The public will not see any change under the proposal to cut the number from eight to three across Scotland, Roseanna Cunningham told MSPs.
She defended the plan after claims from Labour and Liberal Democrats that it amounts to a cut in frontline services.
She said: "The public will not see any change.
"When an emergency call comes in, the same appliance will be sent out from, most likely, exactly the same fire station as previously, with the possible exception of the improved service that will come from there no longer being boundaries."
Five different IT services across the control rooms makes it "almost impossible" to work as a single unit at present, she said. The Scottish Fire and Rescue Service board agreed last month to scale back an original plan to close six control rooms, keeping three open instead.
Only Scotland's busiest control room - at Johnstone in Renfrewshire - is certain to stay open. It handles about half of all calls.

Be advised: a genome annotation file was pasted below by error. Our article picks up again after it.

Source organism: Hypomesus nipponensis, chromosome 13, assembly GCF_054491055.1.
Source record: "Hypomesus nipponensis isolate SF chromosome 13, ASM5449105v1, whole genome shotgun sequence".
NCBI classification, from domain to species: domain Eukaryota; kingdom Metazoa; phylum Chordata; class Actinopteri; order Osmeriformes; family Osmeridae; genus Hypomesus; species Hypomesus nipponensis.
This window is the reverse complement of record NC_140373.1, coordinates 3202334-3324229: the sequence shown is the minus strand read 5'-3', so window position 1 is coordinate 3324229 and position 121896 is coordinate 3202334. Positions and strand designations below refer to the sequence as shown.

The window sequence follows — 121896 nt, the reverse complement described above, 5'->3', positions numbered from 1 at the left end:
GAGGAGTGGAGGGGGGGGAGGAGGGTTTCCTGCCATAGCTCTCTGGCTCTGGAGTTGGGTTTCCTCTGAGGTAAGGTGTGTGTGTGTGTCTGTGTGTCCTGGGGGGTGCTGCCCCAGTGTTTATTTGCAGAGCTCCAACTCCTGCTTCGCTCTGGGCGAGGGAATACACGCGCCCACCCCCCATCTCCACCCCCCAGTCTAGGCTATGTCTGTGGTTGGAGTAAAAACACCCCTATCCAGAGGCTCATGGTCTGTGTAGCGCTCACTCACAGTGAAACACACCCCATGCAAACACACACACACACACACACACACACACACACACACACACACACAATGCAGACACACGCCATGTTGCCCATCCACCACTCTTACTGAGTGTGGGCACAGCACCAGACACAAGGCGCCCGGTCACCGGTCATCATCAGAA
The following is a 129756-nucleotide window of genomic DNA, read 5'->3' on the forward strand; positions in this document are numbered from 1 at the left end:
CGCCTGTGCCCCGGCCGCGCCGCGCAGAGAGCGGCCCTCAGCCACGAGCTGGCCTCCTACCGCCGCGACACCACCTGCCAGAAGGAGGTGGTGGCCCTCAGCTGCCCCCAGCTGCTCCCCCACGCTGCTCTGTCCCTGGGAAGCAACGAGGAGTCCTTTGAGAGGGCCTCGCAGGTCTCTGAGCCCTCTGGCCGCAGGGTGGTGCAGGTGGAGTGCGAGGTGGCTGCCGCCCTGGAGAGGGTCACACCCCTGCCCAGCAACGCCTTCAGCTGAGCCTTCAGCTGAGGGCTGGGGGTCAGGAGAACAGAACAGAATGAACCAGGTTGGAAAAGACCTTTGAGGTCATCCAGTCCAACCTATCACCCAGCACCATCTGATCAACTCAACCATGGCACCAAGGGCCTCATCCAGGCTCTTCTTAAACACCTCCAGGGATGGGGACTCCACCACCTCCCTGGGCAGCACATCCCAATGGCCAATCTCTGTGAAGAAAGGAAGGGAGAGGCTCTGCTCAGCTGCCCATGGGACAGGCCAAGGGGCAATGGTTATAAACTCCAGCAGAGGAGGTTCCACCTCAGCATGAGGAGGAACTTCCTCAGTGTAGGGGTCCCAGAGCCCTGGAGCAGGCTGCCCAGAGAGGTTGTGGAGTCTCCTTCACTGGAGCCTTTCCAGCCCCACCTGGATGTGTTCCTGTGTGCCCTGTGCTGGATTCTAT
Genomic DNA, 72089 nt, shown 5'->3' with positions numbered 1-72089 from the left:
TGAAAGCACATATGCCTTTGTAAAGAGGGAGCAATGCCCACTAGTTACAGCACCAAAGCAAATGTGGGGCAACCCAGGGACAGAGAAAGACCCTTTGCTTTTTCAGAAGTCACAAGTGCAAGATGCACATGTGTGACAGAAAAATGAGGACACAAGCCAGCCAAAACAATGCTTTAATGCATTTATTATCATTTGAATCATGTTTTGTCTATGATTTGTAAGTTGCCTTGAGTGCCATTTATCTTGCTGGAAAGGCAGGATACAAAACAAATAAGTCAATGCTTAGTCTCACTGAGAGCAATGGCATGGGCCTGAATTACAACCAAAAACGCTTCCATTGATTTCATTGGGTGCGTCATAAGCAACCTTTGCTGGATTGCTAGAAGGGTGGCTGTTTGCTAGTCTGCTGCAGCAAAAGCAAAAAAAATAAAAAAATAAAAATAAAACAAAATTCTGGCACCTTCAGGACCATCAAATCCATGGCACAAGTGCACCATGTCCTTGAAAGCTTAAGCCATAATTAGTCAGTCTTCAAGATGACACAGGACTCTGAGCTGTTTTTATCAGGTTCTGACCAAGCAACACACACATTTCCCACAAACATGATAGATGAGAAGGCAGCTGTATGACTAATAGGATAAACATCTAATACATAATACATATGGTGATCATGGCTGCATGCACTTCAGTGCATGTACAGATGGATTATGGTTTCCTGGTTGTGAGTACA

Aberdeen, Inverness, Dundee and Edinburgh are in the running for the other two places.
Control rooms at Dumfries, Thornton in Fife and Maddiston near Falkirk will not be considered.
Lewis Macdonald, a Labour MSP for the North East, said 1200 people signed an online petition to save the control room in Aberdeen.
"Many people in the north-east agree with the Fire Brigade Union that neither the highly-trained control room staff nor anyone else has been properly consulted on the scale of these cuts to frontline services," he said.
Sarah Boyack, Labour MSP for Lothian region, wanted reassurances about the Edinburgh control room. "I recently met with the staff in Tolcross fire station and was very struck by the regional knowledge, not just the local knowledge that they have from across Lothian and the Borders."
North East Liberal Democrat MSP Alison McInnes pressed the minister. "The staff taking 999 calls in control rooms across Scotland are delivering a frontline service," she said.